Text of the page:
Wills and Estate
Secure Your Family’s Future with Expert Legal Services
At Family Lawyers & Mediators, we pride ourselves on offering exceptional legal services to everyday Australians, including expert guidance on Wills and Estates law.
Our Wills & Estates Services
Our team of legal experts, specialising in wills and estates, is here to provide legal guidance and help in the following fields:
Making a Will
Our skilled team of solicitors can guide you through the process of creating a valid and legally binding will, ensuring that your assets are distributed according to your wishes.
With vast experience in Wills and Estates law, our team is committed to providing you with top-notch legal advice and assistance in all aspects of your estate planning.
We offer affordable legal services to everyday Australians without compromising on the quality of our work. We understand the importance of protecting your family’s future and provide cost-effective solutions.
Why Do You Need a Valid Will?
Only through a well-prepared and current will can you guarantee the distribution of your assets and the care for your loved ones in your preferred manner after your death.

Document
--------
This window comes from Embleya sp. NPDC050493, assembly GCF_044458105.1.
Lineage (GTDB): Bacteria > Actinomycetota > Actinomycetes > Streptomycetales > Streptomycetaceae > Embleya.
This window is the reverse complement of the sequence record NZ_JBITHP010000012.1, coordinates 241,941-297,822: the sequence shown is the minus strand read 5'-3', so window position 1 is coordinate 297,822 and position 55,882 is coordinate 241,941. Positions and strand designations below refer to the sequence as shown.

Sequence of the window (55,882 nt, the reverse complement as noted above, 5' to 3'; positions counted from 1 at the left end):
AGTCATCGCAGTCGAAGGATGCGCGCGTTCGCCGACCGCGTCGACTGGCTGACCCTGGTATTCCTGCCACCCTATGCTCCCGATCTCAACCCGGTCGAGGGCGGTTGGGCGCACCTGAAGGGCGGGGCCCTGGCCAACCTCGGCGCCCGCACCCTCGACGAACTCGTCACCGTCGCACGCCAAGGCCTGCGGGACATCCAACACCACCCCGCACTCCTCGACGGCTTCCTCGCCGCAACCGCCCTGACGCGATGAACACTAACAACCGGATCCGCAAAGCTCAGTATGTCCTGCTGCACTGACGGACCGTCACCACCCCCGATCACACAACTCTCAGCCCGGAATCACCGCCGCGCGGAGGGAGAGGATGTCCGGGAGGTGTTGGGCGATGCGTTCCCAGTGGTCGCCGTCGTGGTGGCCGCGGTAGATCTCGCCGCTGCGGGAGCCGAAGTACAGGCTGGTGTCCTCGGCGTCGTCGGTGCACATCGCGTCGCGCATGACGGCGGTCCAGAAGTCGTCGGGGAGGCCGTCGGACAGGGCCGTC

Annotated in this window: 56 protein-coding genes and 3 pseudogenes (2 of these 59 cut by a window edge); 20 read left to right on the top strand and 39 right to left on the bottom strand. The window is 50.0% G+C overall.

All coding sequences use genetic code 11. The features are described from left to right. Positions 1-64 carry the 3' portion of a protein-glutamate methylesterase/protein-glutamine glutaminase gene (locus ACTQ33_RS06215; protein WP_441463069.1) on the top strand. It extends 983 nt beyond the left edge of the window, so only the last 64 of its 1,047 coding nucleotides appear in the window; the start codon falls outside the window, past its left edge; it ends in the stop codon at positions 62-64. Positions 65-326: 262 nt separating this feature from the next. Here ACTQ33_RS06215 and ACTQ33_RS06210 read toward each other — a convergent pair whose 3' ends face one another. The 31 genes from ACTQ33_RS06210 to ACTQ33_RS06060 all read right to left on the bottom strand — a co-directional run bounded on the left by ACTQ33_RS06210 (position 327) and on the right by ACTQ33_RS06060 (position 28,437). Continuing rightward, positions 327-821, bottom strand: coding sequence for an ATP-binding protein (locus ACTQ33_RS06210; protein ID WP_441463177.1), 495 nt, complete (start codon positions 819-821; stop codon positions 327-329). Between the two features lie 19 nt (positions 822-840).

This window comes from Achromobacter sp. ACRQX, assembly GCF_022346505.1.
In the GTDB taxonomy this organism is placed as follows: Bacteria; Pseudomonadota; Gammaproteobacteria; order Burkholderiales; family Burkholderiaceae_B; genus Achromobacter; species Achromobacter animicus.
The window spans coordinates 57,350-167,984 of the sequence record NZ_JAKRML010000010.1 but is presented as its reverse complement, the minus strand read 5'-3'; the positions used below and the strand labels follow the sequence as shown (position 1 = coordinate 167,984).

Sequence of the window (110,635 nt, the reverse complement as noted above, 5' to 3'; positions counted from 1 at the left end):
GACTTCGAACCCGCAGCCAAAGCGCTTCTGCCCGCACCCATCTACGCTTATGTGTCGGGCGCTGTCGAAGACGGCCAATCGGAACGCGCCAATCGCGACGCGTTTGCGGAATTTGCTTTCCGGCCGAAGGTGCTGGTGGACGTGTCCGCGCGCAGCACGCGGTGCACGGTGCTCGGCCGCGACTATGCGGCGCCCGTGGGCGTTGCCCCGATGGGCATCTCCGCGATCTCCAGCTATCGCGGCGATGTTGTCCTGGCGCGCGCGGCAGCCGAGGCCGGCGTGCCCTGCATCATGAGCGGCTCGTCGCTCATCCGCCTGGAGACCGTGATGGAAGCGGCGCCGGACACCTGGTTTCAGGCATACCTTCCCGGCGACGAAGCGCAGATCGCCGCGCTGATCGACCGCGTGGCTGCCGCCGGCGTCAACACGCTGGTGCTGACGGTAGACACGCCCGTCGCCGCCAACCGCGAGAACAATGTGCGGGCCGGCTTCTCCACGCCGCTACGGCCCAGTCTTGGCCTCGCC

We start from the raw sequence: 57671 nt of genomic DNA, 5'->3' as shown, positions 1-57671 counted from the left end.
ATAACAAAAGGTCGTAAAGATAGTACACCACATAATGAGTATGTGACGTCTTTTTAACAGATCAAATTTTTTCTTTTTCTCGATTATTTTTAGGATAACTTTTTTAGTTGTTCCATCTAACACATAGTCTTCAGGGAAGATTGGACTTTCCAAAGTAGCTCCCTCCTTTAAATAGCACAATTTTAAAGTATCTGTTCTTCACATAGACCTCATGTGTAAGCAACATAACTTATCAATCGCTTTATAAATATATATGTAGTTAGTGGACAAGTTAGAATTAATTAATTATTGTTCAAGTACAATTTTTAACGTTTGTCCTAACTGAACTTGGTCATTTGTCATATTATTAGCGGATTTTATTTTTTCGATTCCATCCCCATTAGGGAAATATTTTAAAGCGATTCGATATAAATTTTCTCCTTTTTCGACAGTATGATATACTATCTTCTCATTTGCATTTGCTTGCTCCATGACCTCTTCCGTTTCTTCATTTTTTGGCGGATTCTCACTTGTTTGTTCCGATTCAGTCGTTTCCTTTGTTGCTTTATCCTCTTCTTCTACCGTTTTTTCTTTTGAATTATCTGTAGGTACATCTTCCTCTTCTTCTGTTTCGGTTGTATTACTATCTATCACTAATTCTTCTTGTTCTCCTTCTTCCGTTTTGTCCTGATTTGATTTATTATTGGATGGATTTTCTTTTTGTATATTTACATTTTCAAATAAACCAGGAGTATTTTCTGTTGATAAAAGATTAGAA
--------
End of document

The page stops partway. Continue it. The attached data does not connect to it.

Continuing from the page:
What Makes a Will Valid?
A will must meet specific criteria to be considered legally valid, which include:
- The will must be in writing
- Signed by the person making the will in front of two independent and competent witnesses
- Made by a person with testamentary capacity who knows and approves of the contents of the will
- Deal with property and appoint executors
- Not have been revoked prior to death
Why Is a Valid Will Important?
If you die without a valid will, intestacy provisions will automatically apply. This could lead to your estate being inherited by those you didn’t intend to benefit, while those you did wish to benefit might be left out.
Preparing a valid will with one of our lawyers is the best way to ensure you are aware of all your testamentary options including:
- Who you want to look after your estate and act as your executor;
- What items and assets you can leave in your will and to who and when;
- Payment of debts or liabilities;
- Whether different types of testamentary trusts may be appropriate;
- Guardianship of children;
- Ongoing care and support of pets; and